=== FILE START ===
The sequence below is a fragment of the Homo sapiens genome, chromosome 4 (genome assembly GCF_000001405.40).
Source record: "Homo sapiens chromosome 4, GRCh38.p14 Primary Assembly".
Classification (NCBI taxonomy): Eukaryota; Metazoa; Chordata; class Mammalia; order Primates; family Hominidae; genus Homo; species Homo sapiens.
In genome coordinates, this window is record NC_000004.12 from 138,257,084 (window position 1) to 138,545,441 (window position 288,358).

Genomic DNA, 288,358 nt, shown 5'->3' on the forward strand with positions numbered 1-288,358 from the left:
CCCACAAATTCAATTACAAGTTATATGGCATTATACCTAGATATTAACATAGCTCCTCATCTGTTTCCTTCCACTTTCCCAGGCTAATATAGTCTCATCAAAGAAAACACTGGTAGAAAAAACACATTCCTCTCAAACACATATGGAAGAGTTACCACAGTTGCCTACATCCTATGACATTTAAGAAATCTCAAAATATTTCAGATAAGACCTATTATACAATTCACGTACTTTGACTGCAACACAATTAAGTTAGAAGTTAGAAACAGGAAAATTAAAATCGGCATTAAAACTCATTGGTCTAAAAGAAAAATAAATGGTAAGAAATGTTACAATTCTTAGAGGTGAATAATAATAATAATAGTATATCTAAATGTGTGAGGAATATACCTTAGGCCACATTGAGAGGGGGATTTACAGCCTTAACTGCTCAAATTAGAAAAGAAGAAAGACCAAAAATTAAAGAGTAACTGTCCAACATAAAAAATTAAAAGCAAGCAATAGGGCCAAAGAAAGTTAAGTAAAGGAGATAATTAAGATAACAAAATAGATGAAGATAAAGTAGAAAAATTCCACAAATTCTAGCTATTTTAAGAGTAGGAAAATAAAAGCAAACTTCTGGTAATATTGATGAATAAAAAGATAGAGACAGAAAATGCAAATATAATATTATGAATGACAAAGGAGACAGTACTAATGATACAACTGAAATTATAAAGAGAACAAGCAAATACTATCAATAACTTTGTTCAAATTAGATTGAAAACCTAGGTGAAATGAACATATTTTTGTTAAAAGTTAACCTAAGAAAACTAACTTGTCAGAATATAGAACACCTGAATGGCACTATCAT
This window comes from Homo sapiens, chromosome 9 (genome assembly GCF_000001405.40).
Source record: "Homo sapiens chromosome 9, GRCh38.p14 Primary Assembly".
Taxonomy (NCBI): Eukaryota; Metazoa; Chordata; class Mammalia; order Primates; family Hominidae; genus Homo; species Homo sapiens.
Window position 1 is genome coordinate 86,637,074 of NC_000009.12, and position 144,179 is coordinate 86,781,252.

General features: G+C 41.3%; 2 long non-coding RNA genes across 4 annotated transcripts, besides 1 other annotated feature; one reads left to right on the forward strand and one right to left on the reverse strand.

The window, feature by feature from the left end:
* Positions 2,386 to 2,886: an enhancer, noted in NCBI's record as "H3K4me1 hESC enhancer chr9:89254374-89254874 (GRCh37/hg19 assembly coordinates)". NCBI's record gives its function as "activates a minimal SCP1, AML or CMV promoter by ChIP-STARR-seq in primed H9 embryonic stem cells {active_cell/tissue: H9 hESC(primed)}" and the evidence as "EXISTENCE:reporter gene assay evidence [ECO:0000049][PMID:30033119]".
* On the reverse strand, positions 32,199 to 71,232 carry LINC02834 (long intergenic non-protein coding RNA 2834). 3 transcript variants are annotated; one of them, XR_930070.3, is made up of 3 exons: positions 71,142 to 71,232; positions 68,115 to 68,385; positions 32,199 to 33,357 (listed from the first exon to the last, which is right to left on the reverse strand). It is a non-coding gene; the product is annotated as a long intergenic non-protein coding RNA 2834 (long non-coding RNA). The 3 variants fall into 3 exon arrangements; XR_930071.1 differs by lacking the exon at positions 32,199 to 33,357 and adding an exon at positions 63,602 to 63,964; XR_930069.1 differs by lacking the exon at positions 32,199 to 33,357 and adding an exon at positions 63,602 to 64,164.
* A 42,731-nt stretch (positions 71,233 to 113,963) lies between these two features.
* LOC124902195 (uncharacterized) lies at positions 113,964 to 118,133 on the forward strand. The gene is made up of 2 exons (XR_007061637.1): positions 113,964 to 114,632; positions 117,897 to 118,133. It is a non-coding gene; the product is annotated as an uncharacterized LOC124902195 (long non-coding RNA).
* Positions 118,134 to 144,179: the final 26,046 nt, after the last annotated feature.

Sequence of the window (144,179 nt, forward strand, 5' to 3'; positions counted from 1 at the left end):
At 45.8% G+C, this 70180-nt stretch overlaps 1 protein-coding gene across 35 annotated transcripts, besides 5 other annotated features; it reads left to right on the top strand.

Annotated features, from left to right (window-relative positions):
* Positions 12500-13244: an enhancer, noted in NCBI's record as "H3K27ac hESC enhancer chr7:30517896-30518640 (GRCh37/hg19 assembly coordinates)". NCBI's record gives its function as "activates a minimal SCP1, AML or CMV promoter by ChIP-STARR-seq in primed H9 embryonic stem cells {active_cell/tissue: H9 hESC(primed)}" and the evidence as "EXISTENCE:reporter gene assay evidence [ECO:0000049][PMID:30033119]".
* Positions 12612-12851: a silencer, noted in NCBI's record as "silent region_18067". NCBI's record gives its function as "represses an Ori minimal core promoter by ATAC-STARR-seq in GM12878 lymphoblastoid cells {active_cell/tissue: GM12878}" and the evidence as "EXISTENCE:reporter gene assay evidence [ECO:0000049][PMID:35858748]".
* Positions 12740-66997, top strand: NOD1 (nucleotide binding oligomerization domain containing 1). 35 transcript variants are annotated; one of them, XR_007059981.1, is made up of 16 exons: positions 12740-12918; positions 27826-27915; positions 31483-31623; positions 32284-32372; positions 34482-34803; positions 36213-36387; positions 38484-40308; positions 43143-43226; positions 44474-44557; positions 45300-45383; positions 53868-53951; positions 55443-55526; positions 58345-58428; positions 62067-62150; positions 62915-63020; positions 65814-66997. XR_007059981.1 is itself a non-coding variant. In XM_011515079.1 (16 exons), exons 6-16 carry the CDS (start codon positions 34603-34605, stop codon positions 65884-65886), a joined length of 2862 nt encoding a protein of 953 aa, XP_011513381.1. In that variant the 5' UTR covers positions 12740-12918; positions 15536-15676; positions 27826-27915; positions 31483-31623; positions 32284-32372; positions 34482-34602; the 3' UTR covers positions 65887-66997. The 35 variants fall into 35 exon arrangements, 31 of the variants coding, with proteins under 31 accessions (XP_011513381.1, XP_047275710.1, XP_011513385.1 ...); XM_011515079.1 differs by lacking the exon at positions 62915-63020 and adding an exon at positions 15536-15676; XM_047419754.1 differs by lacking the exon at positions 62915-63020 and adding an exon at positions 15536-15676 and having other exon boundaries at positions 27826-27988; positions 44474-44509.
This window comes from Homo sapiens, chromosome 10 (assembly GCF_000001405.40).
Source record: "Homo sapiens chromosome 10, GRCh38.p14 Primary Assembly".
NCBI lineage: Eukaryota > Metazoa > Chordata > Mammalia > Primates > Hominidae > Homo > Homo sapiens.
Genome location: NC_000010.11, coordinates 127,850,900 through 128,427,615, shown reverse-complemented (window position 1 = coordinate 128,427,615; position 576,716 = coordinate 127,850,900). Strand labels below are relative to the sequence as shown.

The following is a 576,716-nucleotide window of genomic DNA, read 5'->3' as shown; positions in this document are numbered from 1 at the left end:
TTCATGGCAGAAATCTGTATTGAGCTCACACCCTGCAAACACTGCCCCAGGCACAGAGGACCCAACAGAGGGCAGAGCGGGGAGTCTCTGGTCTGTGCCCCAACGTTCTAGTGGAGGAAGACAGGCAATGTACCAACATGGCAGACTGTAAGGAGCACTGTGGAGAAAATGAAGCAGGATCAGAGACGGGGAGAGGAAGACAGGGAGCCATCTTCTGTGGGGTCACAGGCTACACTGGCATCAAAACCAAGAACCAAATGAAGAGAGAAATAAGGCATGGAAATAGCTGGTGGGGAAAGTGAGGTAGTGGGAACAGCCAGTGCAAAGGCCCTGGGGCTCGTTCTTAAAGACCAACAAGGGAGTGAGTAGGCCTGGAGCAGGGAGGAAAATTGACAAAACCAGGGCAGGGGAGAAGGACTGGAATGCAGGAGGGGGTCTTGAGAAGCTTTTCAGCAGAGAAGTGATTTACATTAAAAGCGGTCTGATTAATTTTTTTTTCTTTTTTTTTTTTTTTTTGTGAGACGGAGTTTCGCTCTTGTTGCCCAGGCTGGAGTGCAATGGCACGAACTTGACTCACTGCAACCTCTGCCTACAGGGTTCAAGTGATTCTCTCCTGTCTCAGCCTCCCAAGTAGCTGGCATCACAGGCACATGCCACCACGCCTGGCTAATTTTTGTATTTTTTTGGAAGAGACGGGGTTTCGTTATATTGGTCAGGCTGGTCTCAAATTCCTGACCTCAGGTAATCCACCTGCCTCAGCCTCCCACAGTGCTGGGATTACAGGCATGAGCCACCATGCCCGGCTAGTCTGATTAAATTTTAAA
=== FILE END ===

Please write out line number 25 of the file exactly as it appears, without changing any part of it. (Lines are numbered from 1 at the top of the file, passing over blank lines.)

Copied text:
Source record: "Homo sapiens chromosome 10, GRCh38.p14 Primary Assembly".